A standard one-way ticket on the metro is going to cost you ~$1.60. As long as you don’t leave the metro station in between, you can transfer as many times as you’d like for a full hour and 15 minutes. So yeah, it’s a pretty good deal.
Unlike other cities where a prepaid metro card will get you a per-ride discount, Rome offers MetroBus tickets based on time frames. After the one-way ticket discussed above, you can purchase a 24-hour ticket ($7.50), 48-hour ticket ($13.30), 72-hour ticket ($19.20), or weekly pass ($25.60). Each ticket allows you to travel on the metro as much as you want during that time frame. As for which is the most economical, it really depends on how often you’re planning on using the metro. If you’re staying for three days, don’t just assume you should get the 72-hour ticket for $19.20; it might be cheaper to buy one-way tickets as needed.
All ticket types and MetroBus cards can be purchased from metro station ticket machines and sometimes convenience stores. You can register with myAtac to top up your MetroBus card online, if you’re cool like that.
Bus Travel in Rome
Did I say public transportation in Rome was simple? As far as the metro is concerned, maybe … but figuring out the bus routes here can sometimes feel like trying to solve a complicated maze, while also playing chess, while also trying to get the sun out of your eyes, while also feeling stressed you’re running late and wondering if you’re actually at the right stop after all.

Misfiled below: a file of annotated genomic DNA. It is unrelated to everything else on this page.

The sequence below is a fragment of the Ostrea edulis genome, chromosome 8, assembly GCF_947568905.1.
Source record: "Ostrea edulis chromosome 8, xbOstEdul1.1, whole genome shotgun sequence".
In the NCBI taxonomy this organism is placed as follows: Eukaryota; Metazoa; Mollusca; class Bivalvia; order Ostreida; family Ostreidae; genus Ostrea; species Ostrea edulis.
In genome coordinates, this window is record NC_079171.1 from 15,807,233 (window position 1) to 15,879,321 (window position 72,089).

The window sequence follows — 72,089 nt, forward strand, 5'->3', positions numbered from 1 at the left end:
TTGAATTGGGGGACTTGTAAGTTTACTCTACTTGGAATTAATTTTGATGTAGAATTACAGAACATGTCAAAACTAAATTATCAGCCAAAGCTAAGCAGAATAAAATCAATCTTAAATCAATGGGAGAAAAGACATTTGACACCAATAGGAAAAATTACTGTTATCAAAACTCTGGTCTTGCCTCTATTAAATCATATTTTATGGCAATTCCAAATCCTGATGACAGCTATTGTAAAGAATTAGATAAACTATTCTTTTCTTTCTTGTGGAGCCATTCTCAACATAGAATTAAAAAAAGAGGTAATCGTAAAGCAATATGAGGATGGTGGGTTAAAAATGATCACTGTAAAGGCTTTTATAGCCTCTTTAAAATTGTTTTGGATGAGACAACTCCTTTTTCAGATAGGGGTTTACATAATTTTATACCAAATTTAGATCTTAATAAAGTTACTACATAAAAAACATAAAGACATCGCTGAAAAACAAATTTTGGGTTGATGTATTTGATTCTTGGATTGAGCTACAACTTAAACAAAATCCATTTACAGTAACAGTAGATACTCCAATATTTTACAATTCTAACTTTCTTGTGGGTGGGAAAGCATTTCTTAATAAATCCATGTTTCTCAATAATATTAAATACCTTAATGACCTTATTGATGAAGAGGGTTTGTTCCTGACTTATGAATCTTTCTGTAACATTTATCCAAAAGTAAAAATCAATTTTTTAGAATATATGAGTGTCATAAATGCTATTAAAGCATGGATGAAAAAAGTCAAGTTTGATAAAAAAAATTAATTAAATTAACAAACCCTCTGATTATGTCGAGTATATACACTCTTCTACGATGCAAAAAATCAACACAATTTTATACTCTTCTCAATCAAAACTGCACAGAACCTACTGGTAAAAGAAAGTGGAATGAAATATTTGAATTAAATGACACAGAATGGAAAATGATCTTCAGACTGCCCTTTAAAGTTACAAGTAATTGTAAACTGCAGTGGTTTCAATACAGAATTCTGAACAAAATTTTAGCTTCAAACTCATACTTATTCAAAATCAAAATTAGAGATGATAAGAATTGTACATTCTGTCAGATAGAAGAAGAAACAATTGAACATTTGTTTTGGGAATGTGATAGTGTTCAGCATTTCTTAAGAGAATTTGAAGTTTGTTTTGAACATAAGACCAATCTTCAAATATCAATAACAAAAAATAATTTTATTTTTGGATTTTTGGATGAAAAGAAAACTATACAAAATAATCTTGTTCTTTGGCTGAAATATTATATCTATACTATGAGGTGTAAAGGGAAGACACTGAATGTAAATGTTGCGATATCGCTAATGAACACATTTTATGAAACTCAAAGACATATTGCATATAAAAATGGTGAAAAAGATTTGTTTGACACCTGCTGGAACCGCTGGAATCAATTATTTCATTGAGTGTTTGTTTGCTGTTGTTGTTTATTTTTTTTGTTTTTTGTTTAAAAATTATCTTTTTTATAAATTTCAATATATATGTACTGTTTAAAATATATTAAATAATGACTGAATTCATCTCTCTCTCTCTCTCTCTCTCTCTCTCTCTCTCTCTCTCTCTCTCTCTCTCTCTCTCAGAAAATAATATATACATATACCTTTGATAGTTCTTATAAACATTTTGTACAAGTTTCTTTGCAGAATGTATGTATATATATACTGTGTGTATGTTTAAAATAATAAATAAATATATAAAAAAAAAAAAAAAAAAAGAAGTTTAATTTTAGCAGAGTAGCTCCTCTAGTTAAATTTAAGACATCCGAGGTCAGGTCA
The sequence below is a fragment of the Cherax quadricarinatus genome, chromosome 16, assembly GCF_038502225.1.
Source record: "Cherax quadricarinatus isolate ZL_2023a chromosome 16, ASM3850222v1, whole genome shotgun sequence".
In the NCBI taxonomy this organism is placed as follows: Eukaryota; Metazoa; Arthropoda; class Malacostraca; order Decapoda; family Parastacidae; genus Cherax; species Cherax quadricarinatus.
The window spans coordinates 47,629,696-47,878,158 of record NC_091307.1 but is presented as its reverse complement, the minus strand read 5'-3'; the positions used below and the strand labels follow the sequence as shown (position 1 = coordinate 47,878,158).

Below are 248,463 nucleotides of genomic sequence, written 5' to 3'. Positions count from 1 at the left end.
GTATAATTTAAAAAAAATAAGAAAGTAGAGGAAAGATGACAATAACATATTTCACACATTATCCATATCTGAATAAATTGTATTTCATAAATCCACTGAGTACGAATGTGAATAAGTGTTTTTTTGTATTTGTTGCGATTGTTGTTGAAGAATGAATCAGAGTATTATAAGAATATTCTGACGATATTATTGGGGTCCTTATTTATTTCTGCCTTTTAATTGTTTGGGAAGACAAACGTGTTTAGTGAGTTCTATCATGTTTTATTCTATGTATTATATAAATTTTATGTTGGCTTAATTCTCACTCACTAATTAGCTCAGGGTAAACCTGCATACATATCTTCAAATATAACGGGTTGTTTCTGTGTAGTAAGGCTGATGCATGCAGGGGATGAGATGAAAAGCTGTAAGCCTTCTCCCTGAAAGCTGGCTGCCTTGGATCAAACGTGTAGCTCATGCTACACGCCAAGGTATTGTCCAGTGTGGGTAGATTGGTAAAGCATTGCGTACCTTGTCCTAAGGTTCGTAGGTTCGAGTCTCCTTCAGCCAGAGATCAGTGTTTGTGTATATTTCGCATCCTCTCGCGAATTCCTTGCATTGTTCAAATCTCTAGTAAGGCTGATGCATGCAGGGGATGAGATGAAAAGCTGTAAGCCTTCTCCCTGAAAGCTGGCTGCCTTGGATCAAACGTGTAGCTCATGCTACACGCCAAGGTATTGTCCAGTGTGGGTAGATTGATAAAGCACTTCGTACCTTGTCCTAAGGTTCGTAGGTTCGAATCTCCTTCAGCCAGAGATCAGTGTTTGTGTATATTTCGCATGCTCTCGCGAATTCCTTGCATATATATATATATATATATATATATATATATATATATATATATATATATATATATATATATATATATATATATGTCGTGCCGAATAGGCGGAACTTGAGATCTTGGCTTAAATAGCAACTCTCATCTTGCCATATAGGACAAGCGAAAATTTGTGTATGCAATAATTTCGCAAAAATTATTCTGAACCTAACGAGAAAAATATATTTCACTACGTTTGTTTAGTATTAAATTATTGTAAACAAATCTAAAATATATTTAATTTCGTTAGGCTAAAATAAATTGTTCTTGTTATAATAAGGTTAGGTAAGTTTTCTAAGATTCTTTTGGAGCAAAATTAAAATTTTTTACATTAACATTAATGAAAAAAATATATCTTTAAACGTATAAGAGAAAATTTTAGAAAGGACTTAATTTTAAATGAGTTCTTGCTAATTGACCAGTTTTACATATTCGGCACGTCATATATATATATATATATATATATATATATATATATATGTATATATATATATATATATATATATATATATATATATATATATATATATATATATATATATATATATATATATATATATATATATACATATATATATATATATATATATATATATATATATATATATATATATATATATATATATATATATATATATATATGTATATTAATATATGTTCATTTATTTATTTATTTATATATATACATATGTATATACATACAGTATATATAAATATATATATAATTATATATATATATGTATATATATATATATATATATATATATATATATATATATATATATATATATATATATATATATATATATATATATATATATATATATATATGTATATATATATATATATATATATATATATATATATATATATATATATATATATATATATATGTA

It’s safe to say that the complexity of Rome’s bus system makes up for the simplicity of its metro system. And of course, as with public buses anywhere, they’re beholden to traffic patterns and not always perfectly on time. But the trade-off here is that buses can get you anywhere you need to go in Rome. Seriously, if you’re trying to get somewhere more off-the-grid, don’t even bother with the metro—take the bus instead.
But here’s some more good news, for me and for you: the ticketing system for buses is exactly the same as the ticketing system for the metro. That’s good news for you because it’s one less headache to deal with on your trip, and good news for me because I can stop typing this section!
Renting a Scooter or Bicycle in Rome
I can promise you one thing: exploring Rome by scooter or bicycle will be an unforgettable experience. While it definitely won’t be as efficient as using the metro, it’s hard to beat the feeling that comes with complete freedom of travel. Anywhere you want to go, you can go. Unless the police stop you. Yeah, to drive a scooter in Rome you need a driver’s license and an international driving permit. Don’t worry, though, you can usually get the latter pretty easily online, before your trip.